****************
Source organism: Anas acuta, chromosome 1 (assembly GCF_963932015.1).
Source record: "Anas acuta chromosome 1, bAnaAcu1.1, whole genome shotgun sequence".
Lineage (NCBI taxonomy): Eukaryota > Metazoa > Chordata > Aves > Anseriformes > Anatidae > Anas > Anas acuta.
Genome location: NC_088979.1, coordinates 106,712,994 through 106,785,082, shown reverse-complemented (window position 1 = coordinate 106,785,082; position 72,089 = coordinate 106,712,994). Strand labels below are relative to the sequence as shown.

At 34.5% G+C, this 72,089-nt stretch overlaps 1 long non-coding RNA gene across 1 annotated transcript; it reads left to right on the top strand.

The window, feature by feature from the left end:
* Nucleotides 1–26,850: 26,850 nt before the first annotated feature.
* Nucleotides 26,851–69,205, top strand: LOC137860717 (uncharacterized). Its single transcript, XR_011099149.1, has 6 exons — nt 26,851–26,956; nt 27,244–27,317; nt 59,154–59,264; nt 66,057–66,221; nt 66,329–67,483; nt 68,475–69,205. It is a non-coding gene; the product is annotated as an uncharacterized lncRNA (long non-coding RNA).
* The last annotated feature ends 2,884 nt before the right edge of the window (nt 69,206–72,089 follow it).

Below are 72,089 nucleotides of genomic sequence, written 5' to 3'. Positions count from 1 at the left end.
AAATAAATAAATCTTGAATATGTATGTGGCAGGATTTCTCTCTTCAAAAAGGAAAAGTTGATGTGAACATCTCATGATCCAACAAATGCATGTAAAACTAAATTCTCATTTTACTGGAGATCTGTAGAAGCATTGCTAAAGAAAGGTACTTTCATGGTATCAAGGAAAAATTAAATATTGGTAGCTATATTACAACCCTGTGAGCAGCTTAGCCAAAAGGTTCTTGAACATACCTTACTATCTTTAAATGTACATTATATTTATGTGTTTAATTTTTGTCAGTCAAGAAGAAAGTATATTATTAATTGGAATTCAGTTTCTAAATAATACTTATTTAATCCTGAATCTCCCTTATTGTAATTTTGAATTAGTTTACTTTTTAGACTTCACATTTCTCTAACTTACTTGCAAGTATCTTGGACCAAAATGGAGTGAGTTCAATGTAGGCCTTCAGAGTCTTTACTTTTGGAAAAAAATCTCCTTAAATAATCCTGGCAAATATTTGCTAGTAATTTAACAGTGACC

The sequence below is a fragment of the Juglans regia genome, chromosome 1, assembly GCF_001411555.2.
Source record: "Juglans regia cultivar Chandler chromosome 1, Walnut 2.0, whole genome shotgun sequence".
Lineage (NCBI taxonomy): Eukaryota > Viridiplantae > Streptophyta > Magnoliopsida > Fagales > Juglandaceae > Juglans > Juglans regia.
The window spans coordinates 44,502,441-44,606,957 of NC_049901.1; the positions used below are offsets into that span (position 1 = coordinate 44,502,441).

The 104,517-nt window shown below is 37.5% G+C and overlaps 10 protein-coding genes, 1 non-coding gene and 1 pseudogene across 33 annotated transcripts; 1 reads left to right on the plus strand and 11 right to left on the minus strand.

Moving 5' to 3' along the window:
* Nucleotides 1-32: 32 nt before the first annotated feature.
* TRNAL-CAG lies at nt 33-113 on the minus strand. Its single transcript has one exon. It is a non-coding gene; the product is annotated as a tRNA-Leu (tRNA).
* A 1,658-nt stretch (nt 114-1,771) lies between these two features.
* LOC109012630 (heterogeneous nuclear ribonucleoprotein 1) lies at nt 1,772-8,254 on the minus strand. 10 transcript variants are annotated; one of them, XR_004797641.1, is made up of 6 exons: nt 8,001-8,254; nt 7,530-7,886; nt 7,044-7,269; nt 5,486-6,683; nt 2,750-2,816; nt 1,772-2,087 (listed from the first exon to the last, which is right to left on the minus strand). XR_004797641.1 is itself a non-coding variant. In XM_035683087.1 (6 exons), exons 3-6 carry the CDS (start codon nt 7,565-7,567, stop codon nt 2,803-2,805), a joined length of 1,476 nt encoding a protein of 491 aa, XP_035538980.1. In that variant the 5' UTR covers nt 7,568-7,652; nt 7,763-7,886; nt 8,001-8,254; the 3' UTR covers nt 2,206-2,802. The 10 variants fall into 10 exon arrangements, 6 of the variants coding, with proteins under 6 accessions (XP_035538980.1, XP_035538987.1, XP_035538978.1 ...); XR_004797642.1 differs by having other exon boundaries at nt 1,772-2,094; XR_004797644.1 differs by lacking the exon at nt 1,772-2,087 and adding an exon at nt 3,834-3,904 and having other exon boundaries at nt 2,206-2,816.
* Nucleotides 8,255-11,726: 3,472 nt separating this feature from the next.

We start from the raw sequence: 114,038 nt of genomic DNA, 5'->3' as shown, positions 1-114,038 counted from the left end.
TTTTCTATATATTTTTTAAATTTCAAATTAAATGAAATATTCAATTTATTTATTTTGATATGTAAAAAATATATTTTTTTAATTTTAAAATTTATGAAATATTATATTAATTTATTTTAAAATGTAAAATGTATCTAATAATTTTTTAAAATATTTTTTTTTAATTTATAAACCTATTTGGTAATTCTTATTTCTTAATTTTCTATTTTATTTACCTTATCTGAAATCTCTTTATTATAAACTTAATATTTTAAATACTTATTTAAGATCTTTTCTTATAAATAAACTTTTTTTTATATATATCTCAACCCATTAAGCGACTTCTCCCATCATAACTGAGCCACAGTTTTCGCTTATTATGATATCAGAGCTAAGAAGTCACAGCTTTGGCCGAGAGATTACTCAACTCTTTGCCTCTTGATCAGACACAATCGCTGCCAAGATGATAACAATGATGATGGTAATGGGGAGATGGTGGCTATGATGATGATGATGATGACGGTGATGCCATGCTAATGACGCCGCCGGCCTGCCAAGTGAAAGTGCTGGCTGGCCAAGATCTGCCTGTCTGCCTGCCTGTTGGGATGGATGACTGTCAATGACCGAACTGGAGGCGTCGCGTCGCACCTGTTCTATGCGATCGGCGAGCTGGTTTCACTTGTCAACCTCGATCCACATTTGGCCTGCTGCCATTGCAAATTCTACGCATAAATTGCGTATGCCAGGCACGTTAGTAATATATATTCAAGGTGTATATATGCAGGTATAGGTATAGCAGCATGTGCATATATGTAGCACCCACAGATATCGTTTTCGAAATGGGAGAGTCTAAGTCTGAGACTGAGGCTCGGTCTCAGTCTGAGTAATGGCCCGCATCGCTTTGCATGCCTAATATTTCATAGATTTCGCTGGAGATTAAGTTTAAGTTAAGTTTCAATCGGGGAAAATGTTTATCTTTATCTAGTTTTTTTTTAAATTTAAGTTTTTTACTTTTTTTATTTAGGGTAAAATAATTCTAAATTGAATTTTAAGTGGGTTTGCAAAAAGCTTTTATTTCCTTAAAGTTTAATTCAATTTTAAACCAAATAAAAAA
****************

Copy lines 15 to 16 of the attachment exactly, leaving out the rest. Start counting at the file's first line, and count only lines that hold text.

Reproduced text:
The window spans coordinates 44,502,441-44,606,957 of NC_049901.1; the positions used below are offsets into that span (position 1 = coordinate 44,502,441).

The 104,517-nt window shown below is 37.5% G+C and overlaps 10 protein-coding genes, 1 non-coding gene and 1 pseudogene across 33 annotated transcripts; 1 reads left to right on the plus strand and 11 right to left on the minus strand.